Summer visitors
  |  First Published: December 2002

A few more recognised Summer species have arrived at SWR.

The first to show were small hammerhead sharks (which usually denotes the first push of good northern water) followed by flying fish, a few scad, sauries and, finally, a fresh batch of cobia. It seems the good water is just around the corner!

If you’re connected to the internet there are a few websites that show thermal charts of the East Coast (sea surface temperature maps), allowing you to see just where the good blue water is at any time. The main one I use is found in the Manly Hydraulics Laboratory site http://marlin.mhl.nsw.gov.au/data/csiroday.htmlx. If you’re a keen blue-water angler, these sites are invaluable.

I recently ventured down to Black Rock looking for a few snapper and was fortunate to run into small cobia. I hadn’t seen a cobia for that long I forgot what they looked like, so to have six small fish in the berley trail was pretty impressive. There are reports of bigger fish coming in, particularly around Hat Head and Hungry Head. Here at The Rocks one local angler hooked a monster close to 40kg below the lighthouse while fishing for jew. Unfortunately he lost it at the gaff when the hook snapped.

The abundant kingfish of last month seem to have gone. There were some terrific schools of fish in the 10kg to 25kg class busting tiny baitfish but they were very difficult at tempt. I fluked one going 11kg on 6kg gear and a soft plastic grub but most simply ignored my offerings.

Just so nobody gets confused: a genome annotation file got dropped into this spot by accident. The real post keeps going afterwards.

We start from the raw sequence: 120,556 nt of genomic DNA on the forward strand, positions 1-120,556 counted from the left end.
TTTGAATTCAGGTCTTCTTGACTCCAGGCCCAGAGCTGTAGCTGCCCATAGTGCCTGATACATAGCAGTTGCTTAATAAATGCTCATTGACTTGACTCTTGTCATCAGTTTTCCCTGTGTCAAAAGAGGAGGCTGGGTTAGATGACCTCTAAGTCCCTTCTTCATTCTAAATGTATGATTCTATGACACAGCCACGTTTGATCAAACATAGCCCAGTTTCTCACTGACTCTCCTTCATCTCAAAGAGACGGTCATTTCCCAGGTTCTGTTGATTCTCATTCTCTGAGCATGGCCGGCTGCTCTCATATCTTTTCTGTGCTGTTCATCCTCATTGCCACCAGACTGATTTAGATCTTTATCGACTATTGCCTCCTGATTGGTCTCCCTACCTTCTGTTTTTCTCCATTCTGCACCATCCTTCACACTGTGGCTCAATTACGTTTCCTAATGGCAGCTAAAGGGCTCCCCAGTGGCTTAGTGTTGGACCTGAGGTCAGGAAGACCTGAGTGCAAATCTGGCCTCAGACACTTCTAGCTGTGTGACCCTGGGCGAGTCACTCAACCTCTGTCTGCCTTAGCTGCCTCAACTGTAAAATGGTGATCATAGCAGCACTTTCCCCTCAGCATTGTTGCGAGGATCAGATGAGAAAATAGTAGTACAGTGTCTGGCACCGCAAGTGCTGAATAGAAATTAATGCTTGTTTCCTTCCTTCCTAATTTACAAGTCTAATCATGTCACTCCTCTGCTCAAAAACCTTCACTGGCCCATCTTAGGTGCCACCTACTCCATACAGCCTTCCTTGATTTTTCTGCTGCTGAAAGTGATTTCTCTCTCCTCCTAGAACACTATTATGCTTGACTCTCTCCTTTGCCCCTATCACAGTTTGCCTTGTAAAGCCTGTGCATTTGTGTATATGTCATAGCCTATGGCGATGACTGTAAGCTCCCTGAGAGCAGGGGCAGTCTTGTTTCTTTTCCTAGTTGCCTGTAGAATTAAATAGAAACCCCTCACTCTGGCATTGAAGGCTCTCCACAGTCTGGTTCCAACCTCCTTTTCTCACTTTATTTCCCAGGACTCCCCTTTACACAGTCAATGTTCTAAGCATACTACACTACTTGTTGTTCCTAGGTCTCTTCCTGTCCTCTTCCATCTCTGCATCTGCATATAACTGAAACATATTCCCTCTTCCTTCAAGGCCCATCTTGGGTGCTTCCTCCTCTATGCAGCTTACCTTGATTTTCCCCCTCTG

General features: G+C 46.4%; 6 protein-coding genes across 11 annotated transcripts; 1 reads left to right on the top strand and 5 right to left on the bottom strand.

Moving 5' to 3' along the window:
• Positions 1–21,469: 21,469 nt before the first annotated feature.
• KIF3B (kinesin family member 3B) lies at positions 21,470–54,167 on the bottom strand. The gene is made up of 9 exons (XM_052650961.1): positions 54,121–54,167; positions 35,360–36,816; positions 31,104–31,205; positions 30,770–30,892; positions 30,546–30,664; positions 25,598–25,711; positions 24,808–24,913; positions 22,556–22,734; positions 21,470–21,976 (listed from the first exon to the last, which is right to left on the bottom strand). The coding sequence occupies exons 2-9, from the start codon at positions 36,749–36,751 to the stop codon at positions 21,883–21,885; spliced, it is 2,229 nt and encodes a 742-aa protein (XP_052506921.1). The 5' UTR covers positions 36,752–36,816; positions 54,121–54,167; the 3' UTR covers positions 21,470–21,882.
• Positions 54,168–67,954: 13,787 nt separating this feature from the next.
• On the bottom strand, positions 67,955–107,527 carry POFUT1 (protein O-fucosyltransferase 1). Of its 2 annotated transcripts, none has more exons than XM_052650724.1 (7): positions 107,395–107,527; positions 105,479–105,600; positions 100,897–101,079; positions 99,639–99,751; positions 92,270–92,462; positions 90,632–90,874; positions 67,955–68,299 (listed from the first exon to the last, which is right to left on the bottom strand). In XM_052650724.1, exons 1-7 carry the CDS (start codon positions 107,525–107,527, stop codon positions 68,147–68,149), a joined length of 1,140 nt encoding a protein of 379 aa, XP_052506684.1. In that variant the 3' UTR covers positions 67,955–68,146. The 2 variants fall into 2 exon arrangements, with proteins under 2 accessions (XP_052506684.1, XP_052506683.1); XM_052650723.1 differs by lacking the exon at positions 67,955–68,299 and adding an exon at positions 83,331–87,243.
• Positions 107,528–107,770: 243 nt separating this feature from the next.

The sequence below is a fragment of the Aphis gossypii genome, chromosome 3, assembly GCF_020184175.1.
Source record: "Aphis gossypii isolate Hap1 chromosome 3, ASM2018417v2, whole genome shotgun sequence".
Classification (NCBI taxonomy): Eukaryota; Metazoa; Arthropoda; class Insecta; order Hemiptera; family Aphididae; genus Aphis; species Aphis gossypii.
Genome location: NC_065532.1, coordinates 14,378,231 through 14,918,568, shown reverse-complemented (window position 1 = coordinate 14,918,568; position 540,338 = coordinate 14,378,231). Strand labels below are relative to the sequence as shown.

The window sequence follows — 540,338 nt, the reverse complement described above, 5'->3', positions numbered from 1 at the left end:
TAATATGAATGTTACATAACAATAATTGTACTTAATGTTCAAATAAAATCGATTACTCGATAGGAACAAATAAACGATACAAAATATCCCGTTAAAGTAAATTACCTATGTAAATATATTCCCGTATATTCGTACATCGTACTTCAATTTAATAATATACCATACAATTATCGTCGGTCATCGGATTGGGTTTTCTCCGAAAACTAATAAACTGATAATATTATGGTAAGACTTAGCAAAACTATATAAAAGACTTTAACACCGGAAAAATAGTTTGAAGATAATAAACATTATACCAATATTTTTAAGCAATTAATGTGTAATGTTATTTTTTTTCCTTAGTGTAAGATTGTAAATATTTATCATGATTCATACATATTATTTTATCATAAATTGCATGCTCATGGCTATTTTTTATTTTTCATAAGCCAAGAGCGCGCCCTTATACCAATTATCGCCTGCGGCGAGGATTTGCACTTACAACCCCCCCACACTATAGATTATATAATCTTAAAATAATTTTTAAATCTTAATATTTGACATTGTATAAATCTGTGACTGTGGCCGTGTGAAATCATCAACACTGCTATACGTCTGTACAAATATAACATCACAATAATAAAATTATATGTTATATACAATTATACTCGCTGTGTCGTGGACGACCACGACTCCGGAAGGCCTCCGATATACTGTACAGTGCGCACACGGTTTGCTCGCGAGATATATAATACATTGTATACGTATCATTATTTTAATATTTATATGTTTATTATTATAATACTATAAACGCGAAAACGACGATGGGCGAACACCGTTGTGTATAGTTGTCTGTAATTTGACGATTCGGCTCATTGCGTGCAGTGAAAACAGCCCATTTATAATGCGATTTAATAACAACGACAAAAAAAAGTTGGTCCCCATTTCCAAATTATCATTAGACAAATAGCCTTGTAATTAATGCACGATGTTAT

Last trip down there they were all gone. Where they go is anyone’s guess but don’t be surprised if by the time you read this they’re back. Strange fish these kings.

Some good catches of snapper are starting to filter through, especially for those heading north and fishing the close kelp beds. Some of the reds have been close to 8kg but most are from 1kg to 1.5kg. Summer here is usually pretty good for quality snapper in close but there are so many other quality fish on offer that the snapper tend to get left alone for five months or so. I guess it’s a good thing for the snapper fishery as a whole.

This time of year in the Macleay River usually heralds the start of the flathead run. So far they have been pretty patchy at best due to a combination of fluctuating water temps and the dreaded red weed, but when the conditions have been to their liking, some beauties up to 8kg have come in.

These bigger flathead are pretty easy pickings and susceptible to over-fishing by greedy, unscrupulous anglers. They’re pretty lousy to eat, so if you do chase the big girls, just take a few pics and let them go. Our estuary fish need all the help they can get.

Some big mulloway were caught last moon, with some going close to 24kg. Catching the live baits has been a bit of a problem but if you can score a few pike, tailor or GTs, you’ll give yourself a pretty good shot at a jew. The red weed has been a problem; so let’s hope it thins out a little by the time you read this.

Farther up-river some nice bass are biting, especially below Belgrave Falls. There’s a lot of water between Greenhills and Belgrave but, by scouting around working any likely haunts, you should run into a few co-operative fish. Some of the better fish are going close to 48cm fork length – or in English, around 1.8kg.



The Author with healthy 5 kg kingfish taken of a Storm 6” Shad. Soft plastics and kings go hand-in-hand.


There have been quite a few mackerel and striped tuna around Fish Rock. This 6kg mack feel took a live bait aimed at a kingfish. Greedy buggers!

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